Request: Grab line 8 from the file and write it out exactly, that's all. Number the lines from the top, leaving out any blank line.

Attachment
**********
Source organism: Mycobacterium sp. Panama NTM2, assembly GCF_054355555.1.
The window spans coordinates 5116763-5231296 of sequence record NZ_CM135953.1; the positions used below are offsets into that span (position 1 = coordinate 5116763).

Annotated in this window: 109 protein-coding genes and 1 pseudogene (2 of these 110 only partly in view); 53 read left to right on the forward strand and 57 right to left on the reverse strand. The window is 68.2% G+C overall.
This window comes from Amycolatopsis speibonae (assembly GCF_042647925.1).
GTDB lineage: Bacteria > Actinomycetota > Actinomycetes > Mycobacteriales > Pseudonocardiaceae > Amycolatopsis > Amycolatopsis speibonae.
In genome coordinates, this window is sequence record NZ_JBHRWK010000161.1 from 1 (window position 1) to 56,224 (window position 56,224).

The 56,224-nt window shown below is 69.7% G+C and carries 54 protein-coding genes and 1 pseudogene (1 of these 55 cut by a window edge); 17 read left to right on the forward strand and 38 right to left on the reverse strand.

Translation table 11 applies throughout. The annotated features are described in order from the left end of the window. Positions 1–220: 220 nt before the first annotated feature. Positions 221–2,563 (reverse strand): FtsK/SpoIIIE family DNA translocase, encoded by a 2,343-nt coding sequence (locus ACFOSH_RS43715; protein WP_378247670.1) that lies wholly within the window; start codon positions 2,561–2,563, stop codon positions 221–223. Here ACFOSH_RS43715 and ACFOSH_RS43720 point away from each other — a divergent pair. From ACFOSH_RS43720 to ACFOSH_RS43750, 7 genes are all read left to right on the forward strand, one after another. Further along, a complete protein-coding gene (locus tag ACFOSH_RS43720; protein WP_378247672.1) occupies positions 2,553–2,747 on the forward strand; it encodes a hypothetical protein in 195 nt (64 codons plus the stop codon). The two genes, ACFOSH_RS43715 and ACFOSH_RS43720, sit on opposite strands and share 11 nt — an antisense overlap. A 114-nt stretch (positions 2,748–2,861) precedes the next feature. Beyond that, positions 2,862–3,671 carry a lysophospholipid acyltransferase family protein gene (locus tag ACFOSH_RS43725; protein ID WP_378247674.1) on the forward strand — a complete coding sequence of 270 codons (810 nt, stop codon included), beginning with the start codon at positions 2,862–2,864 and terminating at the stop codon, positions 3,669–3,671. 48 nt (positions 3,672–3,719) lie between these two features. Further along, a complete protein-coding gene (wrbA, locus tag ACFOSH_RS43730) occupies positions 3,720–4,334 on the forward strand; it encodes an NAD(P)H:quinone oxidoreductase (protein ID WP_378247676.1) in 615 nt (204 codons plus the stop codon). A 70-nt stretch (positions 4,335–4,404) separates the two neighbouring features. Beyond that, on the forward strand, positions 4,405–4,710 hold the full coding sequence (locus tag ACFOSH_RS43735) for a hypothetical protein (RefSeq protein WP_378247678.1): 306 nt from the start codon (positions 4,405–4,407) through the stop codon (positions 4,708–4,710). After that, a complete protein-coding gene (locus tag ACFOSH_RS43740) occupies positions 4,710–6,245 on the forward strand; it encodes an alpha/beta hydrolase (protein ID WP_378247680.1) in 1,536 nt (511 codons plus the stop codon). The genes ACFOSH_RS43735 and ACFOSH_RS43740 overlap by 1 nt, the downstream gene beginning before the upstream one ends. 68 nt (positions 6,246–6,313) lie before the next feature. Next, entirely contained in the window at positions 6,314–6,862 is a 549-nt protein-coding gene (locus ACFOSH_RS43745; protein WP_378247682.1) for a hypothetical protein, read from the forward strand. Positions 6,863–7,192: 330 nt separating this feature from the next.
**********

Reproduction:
Translation table 11 applies throughout. The annotated features are described in order from the left end of the window. Positions 1–220: 220 nt before the first annotated feature. Positions 221–2,563 (reverse strand): FtsK/SpoIIIE family DNA translocase, encoded by a 2,343-nt coding sequence (locus ACFOSH_RS43715; protein WP_378247670.1) that lies wholly within the window; start codon positions 2,561–2,563, stop codon positions 221–223. Here ACFOSH_RS43715 and ACFOSH_RS43720 point away from each other — a divergent pair. From ACFOSH_RS43720 to ACFOSH_RS43750, 7 genes are all read left to right on the forward strand, one after another. Further along, a complete protein-coding gene (locus tag ACFOSH_RS43720; protein WP_378247672.1) occupies positions 2,553–2,747 on the forward strand; it encodes a hypothetical protein in 195 nt (64 codons plus the stop codon). The two genes, ACFOSH_RS43715 and ACFOSH_RS43720, sit on opposite strands and share 11 nt — an antisense overlap. A 114-nt stretch (positions 2,748–2,861) precedes the next feature. Beyond that, positions 2,862–3,671 carry a lysophospholipid acyltransferase family protein gene (locus tag ACFOSH_RS43725; protein ID WP_378247674.1) on the forward strand — a complete coding sequence of 270 codons (810 nt, stop codon included), beginning with the start codon at positions 2,862–2,864 and terminating at the stop codon, positions 3,669–3,671. 48 nt (positions 3,672–3,719) lie between these two features. Further along, a complete protein-coding gene (wrbA, locus tag ACFOSH_RS43730) occupies positions 3,720–4,334 on the forward strand; it encodes an NAD(P)H:quinone oxidoreductase (protein ID WP_378247676.1) in 615 nt (204 codons plus the stop codon). A 70-nt stretch (positions 4,335–4,404) separates the two neighbouring features. Beyond that, on the forward strand, positions 4,405–4,710 hold the full coding sequence (locus tag ACFOSH_RS43735) for a hypothetical protein (RefSeq protein WP_378247678.1): 306 nt from the start codon (positions 4,405–4,407) through the stop codon (positions 4,708–4,710). After that, a complete protein-coding gene (locus tag ACFOSH_RS43740) occupies positions 4,710–6,245 on the forward strand; it encodes an alpha/beta hydrolase (protein ID WP_378247680.1) in 1,536 nt (511 codons plus the stop codon). The genes ACFOSH_RS43735 and ACFOSH_RS43740 overlap by 1 nt, the downstream gene beginning before the upstream one ends. 68 nt (positions 6,246–6,313) lie before the next feature. Next, entirely contained in the window at positions 6,314–6,862 is a 549-nt protein-coding gene (locus ACFOSH_RS43745; protein WP_378247682.1) for a hypothetical protein, read from the forward strand. Positions 6,863–7,192: 330 nt separating this feature from the next.